﻿ Unit 14 Section 3 : Calculator Use

# Unit 14 Section 3 : Calculator Use

In this section we consider how to make the best use of calculators. We focus on the use of brackets. We will then look at the use of the memory functions. Calculators vary a great deal both in the number of memories available and in how they are used. It is essential for you to learn how your calculator memory works.

## Example 1

Use the following keys to obtain the correct answer:

( 4 . 7 + 3 . 2 ) ÷
( 8 . 6 3 . 1 ) =

You should obtain 1.436363636, which rounds to 1.436 to 3 decimal places.

Note how brackets have been used around both the numerator and the denominator of the fraction.

## Example 2

Zarah uses her calculator to obtain an answer to,

She obtains the answer –3.75 to 2 decimal places.

(a)

Use estimation to show that her answer is incorrect.

= 0.05

The estimate indicates that Zarah's negative answer must be incorrect.

(b)

Describe the error she made when using her calculator, and write down the calculation that she actually carried out.

Zarah forgot to include brackets around the denominator of the fraction. She actually calculated

– 3.8

(c)

Calculate the correct answer, correct to 3 significant figures.

The correct answer can be obtained by using the following sequence of keys:

4 . 7 ÷ ( 1 0 2 3 . 8 ) =

This gives a value of 0.047861507, which is 0.0479 to 3 significant figures.

Note that this compares well with the estimate.

## Exercises

Question 1

(a) –
Question 2

(a) (6.72 – 3.8)2 (4.62 + 3.84)3 (3.68 + 2.41) × (8.21 – 3) 6.22 × (14.2 – 8.03) 11.42 + (3.8 – 4.2)2
Question 3

For each calculation below, first obtain an estimate of the answer and then calculate the actual answer, where necessary rounding the value to 3 significant figures.

(a)

Estimation:

Calculation:

(b)

Estimation:

Calculation:

(c)

Estimation:

Calculation:

(d)

Estimation:

Calculation:

Question 4

Joseph and Jenny use their calculators to try to calculate,

When they round to 3 significant figures, Joseph obtains the answer 5.63 and Jenny gets 2.73.

(a)

Use estimation to decide who has the incorrect answer.

Joseph calculated 3.7 +
(b)

Check that the other answer is correct.

= (to 3 s.f.)
Question 5

Dee and Daniella press the keys on their calculators in the following sequences:

Dee
4 ÷ 7 + 6 = ÷ 3 =
Daniella
4 ÷ 7 + 6 ÷ 3 =
(a)

Dee obtains (to 3 s.f.)

Daniella obtains (to 3 s.f.)

(b)

has calculated + 6 ÷ 3

has calculated +

Question 6

Adrian calculates the number of seconds in 2 hours and 40 minutes as 2520. His brother, Richard, says that he is wrong and that the correct answer is 9600 seconds.

(a)

Use an estimate to show that Adrian must be wrong.

2 hours 40 minutes ≈ 2 hours = seconds
(b)

Write down the calculation that Richard did to obtain his answer.

(2 × + ) ×
Question 7

Denise says that she can obtain the answer to

+

using her calculator, but without using brackets. Hannah disagrees.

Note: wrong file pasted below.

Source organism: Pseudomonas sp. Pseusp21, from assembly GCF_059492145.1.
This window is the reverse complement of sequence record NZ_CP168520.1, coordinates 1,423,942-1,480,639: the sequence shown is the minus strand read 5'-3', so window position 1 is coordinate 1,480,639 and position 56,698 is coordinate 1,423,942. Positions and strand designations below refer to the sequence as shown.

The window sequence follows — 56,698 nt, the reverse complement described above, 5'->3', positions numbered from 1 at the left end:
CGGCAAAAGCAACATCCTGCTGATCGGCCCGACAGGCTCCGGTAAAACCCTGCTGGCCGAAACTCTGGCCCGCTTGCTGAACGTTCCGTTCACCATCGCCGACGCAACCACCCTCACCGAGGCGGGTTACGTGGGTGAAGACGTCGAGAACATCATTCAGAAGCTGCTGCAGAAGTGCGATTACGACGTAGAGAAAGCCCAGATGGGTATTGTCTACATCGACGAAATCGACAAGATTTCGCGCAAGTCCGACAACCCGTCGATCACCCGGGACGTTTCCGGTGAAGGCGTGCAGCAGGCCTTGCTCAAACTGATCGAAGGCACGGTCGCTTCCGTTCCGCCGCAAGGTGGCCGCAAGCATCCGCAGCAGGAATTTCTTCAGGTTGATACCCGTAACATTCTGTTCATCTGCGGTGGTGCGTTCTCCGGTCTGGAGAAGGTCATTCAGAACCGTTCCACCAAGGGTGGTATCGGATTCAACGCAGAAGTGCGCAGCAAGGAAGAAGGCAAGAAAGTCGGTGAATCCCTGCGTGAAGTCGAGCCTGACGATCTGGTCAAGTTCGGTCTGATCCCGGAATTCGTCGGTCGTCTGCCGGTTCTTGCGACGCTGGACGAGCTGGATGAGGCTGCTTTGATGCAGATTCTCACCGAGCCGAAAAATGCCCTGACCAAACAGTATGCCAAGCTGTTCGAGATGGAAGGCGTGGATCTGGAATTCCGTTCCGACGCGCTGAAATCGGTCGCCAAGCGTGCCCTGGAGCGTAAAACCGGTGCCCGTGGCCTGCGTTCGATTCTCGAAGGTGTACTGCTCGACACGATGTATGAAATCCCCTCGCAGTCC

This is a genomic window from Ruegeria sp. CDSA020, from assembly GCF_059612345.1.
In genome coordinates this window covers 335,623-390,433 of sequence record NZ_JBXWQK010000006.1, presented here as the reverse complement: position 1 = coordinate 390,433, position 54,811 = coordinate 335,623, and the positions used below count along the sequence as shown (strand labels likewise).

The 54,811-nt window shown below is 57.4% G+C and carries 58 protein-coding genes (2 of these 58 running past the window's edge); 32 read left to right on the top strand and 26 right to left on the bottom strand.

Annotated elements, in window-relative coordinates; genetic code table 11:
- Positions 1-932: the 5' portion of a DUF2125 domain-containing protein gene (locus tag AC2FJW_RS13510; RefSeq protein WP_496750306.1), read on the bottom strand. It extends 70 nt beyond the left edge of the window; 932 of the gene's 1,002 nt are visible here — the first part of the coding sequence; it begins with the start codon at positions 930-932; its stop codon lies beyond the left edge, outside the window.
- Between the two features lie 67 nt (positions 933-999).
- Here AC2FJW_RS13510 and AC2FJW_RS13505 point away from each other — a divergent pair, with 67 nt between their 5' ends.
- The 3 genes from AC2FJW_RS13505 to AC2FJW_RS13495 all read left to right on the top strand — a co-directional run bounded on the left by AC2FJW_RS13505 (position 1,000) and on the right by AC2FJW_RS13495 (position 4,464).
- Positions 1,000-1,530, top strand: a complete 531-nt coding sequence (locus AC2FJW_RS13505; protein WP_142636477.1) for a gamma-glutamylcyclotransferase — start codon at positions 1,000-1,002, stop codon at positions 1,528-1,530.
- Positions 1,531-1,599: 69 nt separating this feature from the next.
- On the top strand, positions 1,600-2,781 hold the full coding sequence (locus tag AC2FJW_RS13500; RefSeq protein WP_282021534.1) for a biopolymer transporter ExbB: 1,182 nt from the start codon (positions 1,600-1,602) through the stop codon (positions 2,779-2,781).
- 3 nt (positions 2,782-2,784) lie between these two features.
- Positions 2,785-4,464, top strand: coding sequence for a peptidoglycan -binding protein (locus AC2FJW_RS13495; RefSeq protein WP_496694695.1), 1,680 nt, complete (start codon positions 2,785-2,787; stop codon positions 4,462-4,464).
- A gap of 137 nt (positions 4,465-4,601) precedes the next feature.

Who is correct?

is correct
Scientific calculators incorporate the BODMAS rule, so will divide 3.6 by 17.2, and 8.6 by 3.5, then add the results together, as required.
Question 8

Which of the following can be calculated on a calculator, without using brackets or a memory?

 3 × 7 + 8 × 32 - Can be calculated Cannot be calculated + - Can be calculated Cannot be calculated - Can be calculated Cannot be calculated - Can be calculated Cannot be calculated - Can be calculated Cannot be calculated - Can be calculated Cannot be calculated
Question 9

For each of the following calculations, first obtain an estimate and then calculate the actual value, where necessary giving your answer correct to 3 significant figures.

(a)
(b)
(c)
(d)
Question 10

Calculate the number of seconds in 3 days, 4 hours and 28 ½ minutes with your calculator.

seconds
{[(3 × 24) + 4] × 60 + 28.5} × 60 = 275 310
Question 11

David is studying blood cells through a microscope.

The diameter of a red cell is 0.000714 cm and the diameter of a white cell is 0.001243 cm.

(a)

Use a calculator to work out the difference between the diameter of a red cell and the diameter of a white cell. Give your answer in millimetres.

mm
(b)

David wants to explain how small the cells are. He calculates how many white cells would fit across a full stop which has a diameter of 0.65 mm.

How many whole white cells would fit across the full stop?

white cells
Question 12

Rectangles with length and width in the special ratio 1 : .

Some artists use them because the proportions look attractive.

(a)

Work out .

Write this using 6 decimal places.

You may use your calculator efficiently to work out

e.g.
2 ÷ ( 1 + 5 ) =
or
1 + 5 = MS 2 ÷ MR =
(b)

Four faces of this cuboid are golden rectangles. The volume of the cuboid is:

× × 1

Use a short and accurate method on your calculator to calculate this. Write the volume using 6 decimal places.

e.g.
2 ÷ ( 1 + 5 ) = x²
or
1 + 5 = MS 2 ÷ MR = x²